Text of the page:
In 2015, Yahoo CEO Marissa Meyer ordered the company's engineers to build a tool that scanned Yahoo Mail messages in realtime for "characters" of interest to a US security agency, either the FBI or the NSA.
As far as we know, the move was unprecedented in US tech history, and it triggered the departure of then-CSO Alex Stamos (previously), now CSO for Facebook.
The demand to search Yahoo Mail accounts came in the form of a classified directive sent to the company's legal team, according to the three people familiar with the matter.
U.S. phone and Internet companies are known to have handed over bulk customer data to intelligence agencies. But some former government officials and private surveillance experts said they had not previously seen either such a broad directive for real-time Web collection or one that required the creation of a new computer program.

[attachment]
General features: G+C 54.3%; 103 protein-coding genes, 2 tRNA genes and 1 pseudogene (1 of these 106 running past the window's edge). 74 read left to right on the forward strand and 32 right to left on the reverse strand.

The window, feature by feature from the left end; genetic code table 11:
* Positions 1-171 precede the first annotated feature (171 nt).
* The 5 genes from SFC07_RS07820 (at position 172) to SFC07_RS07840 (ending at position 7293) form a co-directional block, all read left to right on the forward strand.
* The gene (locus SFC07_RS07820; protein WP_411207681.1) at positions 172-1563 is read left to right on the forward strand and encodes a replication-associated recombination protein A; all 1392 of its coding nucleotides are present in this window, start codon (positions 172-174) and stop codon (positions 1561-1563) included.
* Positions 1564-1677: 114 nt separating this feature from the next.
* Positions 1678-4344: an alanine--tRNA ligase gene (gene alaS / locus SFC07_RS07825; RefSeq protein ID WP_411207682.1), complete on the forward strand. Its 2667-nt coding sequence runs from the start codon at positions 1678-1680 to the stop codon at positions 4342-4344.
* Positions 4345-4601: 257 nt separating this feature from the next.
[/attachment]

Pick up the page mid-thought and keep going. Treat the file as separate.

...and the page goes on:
"I've never seen that, a wiretap in real time on a 'selector,'" said Albert Gidari, a lawyer who represented phone and Internet companies on surveillance issues for 20 years before moving to Stanford University this year. A selector refers to a type of search term used to zero in on specific information.
"It would be really difficult for a provider to do that," he added.
CHALLENGING THE NSA
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